Mother’s Day Sadness

Mother’s Day has been a struggle for me since I was sixteen. Two days after my 16th birthday, my mom lost her battle with cancer. And this event was extraordinarily difficult on me because I am an only child.I had no siblings to share my pain, no real outlet for my grief, and so my grief stewed.  And although I am not 16 anymore, part of me on Mother’s Day in particular, reverts back to my teenage self. On Mother’s Day I act like an emotional teenager–ready to cry, sulk, pout, lash out in anger–I run the gamut of these emotions in the span of an hour on this day.

There is no pleasing me. I thought Mother’s Day was difficult as a grieving daughter, but this day has become more of a struggle since I have become a mom. It is so hard for my kids to understand how I feel. I think it is hard for anyone to understand, unless you have lost your mom. Every single mother’s day, the cycle of grief begins again. I grieve for my mom and the memories I shared with her as a child –although there were too few memories. And so then I grieve over the lack memories. I also grieve for the memories that did not happen because of her death. I grieve that she never met my kids. I grieve that I don’t have her help or insight as I raise them.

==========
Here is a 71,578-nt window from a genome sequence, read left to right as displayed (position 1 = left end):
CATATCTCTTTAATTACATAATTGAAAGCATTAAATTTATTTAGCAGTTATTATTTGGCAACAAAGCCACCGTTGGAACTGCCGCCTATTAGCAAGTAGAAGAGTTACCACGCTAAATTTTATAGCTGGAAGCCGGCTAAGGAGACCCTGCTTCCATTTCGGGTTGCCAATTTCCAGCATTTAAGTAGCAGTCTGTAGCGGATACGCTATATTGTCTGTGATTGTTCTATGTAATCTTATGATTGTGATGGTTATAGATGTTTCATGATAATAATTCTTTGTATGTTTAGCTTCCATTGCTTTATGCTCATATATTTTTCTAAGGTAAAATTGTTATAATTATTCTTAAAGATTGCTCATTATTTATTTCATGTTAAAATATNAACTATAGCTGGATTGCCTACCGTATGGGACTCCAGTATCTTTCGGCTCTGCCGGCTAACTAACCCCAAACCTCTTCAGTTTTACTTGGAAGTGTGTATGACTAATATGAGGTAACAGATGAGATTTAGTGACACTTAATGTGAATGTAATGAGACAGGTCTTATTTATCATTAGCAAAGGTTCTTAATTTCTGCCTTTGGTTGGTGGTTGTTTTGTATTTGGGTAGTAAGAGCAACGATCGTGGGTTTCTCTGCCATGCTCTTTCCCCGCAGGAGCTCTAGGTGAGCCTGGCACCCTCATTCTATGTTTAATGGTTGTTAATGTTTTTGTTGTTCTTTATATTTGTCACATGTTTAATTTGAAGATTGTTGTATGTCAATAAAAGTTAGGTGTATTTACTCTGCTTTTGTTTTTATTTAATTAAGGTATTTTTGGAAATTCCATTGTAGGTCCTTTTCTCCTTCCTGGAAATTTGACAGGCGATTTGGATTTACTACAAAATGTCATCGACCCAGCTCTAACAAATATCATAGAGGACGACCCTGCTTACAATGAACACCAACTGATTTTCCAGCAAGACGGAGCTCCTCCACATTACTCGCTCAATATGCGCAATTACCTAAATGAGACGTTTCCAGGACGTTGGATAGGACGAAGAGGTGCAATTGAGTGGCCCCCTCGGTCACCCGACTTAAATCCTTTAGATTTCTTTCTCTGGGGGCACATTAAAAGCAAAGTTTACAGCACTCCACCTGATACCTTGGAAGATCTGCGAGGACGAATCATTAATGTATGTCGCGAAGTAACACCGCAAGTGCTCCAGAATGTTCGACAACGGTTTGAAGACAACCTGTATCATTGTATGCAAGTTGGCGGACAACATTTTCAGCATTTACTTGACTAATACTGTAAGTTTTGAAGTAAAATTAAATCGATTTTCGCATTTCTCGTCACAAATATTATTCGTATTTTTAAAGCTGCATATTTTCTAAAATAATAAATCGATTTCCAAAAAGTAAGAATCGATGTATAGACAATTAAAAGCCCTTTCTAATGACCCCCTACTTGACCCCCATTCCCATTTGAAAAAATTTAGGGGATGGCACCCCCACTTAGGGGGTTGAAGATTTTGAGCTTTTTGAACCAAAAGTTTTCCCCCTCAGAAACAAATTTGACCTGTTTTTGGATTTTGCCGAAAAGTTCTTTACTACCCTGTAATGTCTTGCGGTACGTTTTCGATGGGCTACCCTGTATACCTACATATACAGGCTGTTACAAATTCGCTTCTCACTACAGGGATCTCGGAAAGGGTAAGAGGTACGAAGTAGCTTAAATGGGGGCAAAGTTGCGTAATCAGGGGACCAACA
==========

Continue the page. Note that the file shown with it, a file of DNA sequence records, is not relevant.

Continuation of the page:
So on this day when my kids try to make me breakfast, all I see is a messy kitchen. They make me homemade cards, and I am unimpressed. There is no getting me out of this funk. They leave me alone and I am mad because they are leaving me alone. They want to cuddle with me and I feel smothered. 

This funk has gone on for years, but then (I don’t even know how) I discovered gardening on Mother’s Day. There is something therapeutic working along side my kids in the garden. Clearing the weeds is an outlet for my sadness, anger, and loss. Clearing the weeds allows me to release the pain I have on this day. And turning over the dirt in the garden, sowing seeds and planting flowers is a metaphor of life continued– that despite the waves of grief I (still) have over the loss of my mom, life still goes on, and I know that she lives on through me and my children. People often say to me “Sarah, your mom would be proud of you and your kids.” And I used to look at them meekly, holding back tears and nod my head in affirmative. Now I respond “Thank you. I know she is proud.” So to all of the daughter-mothers who grieve for their own mothers on this day, I salute you. Find an outlet for the grief–(gardening, hiking) so you too can enjoy this day with your children.

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